|Publication number||US8016571 B2|
|Application number||US 11/833,069|
|Publication date||Sep 13, 2011|
|Priority date||Aug 2, 2007|
|Also published as||CA2693876A1, CA2693876C, US20090035159, WO2009018560A2, WO2009018560A3|
|Publication number||11833069, 833069, US 8016571 B2, US 8016571B2, US-B2-8016571, US8016571 B2, US8016571B2|
|Inventors||Gary W. Speer, Terry W. Shafer, Mark C. James|
|Original Assignee||Baker Hughes Incorporated|
|Export Citation||BiBTeX, EndNote, RefMan|
|Patent Citations (10), Non-Patent Citations (2), Referenced by (3), Classifications (12), Legal Events (2)|
|External Links: USPTO, USPTO Assignment, Espacenet|
This invention relates in general to centrifugal pumps and in particular to a thrust bearing and intake chamber for a surface mounted centrifugal pump.
Electrical submersible pumps are commonly used in oil wells for pumping large volumes of fluids. The pump is centrifugal, having a large number of stages of impellers and diffusers. An electrical motor is attached to the pump for driving the pump.
This type of pump is also used for various surface applications, such as for injecting a fluid into the well. In the surface application, the pump is mounted on a skid. An intake chamber is mounted to the intake end of the pump. A thrust chamber having a thrust bearing located therein is mounted to the intake chamber. The electrical motor is mounted to the skid independently of the pump. The shaft of the electrical motor couples to the shaft extending through the thrust chamber.
The typical prior art surface pumps of this type utilize a thrust chamber that is filled with a clean lubricating oil for lubricating the thrust bearing. The working fluid being pumped, typically water, does not enter the thrust portion of the thrust chamber containing the lubricant. While this type of pump works well, the seal between the lubricant and the working fluid in the intake chamber must be replaced from time to time due to wear. This can be a difficult task because it requires removal of the entire thrust bearing assembly from the pump assembly. During removal time, the pump will be shut down and cannot be operated.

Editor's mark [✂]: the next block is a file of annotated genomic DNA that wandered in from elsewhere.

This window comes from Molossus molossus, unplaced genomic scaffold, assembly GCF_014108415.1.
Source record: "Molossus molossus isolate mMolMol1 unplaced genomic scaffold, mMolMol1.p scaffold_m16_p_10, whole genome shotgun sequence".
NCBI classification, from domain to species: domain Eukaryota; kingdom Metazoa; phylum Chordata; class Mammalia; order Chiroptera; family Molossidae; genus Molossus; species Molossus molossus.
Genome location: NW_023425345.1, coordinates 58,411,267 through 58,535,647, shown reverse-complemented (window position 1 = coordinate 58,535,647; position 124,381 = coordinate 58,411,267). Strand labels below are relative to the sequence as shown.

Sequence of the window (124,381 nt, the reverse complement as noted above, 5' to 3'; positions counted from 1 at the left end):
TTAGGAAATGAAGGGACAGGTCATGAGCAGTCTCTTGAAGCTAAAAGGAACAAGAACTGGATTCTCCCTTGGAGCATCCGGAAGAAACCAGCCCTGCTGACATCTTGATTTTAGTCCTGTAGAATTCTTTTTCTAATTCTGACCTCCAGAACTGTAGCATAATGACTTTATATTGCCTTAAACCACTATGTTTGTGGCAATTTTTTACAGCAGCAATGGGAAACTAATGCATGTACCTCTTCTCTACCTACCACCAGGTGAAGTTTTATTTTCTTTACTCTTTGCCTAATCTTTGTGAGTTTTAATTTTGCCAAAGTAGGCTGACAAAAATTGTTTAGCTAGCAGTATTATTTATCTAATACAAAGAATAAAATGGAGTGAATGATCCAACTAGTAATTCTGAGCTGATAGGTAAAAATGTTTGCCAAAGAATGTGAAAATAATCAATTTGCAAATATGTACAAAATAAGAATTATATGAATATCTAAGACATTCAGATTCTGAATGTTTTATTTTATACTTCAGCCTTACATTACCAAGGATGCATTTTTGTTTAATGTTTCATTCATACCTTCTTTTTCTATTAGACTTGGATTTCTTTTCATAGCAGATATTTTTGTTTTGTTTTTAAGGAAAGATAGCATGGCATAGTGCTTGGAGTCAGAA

U.S. Pat. No. 5,957,656 discloses a surface mounted pump with a thrust chamber that utilizes a filtered portion of the working fluid for lubricating the bearings, rather than a clean lubricant. The thrust chamber mounts to the intake chamber. A line extends from the working fluid intake extends to a separator or filter, and from there to a small pump stage for pumping filtered fluid through the thrust chamber bearings. The filtered fluid then re-enters the intake chamber.
In this invention, the thrust chamber connects directly to the housing of the pump. The working fluid intake is mounted to a sidewall of the thrust chamber, rather than to a separate intake chamber. The fluid flows into the thrust chamber and from there into the pump. The fluid also lubricates the thrust bearings. In the preferred embodiment, the fluid is not filtered prior to passing through the thrust bearings. Also, the flow path through the thrust bearings is arranged so that no pump stage is needed to pump the fluid through the thrust bearing.
A thrust chamber 19 is mounted on skid 11 at the end opposite discharge 17. Thrust chamber 19 has a thrust bearing assembly 20 (
Intake 21 comprises a tubular member 37 that extends outward from sidewall 35 relative to a longitudinal axis of shaft 23. Tubular member 37 has a connector on its outer end for connecting to a flowline. In this embodiment, the connector comprises a flange 39 for bolting to a flowline. Other types of connectors are feasible. In this example, an axis of intake 21 intersects the longitudinal axis of shaft 23 at 90 degrees, thus comprises a radial line of the axis of shaft 23; however the angle of intersection may vary. Also, the axis of intake 21 intersects a mid-center portion of thrust hearing 20 in this embodiment, thus intake 21 is located radially outward from thrust bearing 20.
A base portion 41 of the housing of pump 15 bolts directly to thrust chamber 19. Pump base 41 is illustrated as bolting to an adapter 43, which in turn bolts to an end plate 45 of thrust chamber 19. Other arrangements for connecting the housing of pump 15 to thrust chamber 19 are feasible. For example, end plate 45 and adapter 43 may be eliminated in some circumstances.
Pump end member 29 has an axial passage 47 extending through it through which shaft 23 passes. Axial passage 47 includes mating axial passages in end plate 45, adapter 43 and pump base 41. Axial passage 47 is larger in diameter than the outer diameter of shaft 23, providing an annular inlet 42 for pump 15. A coupling 49 is shown connecting the splines of chamber shaft 23 to pump shaft 51 for rotating pump shaft 51.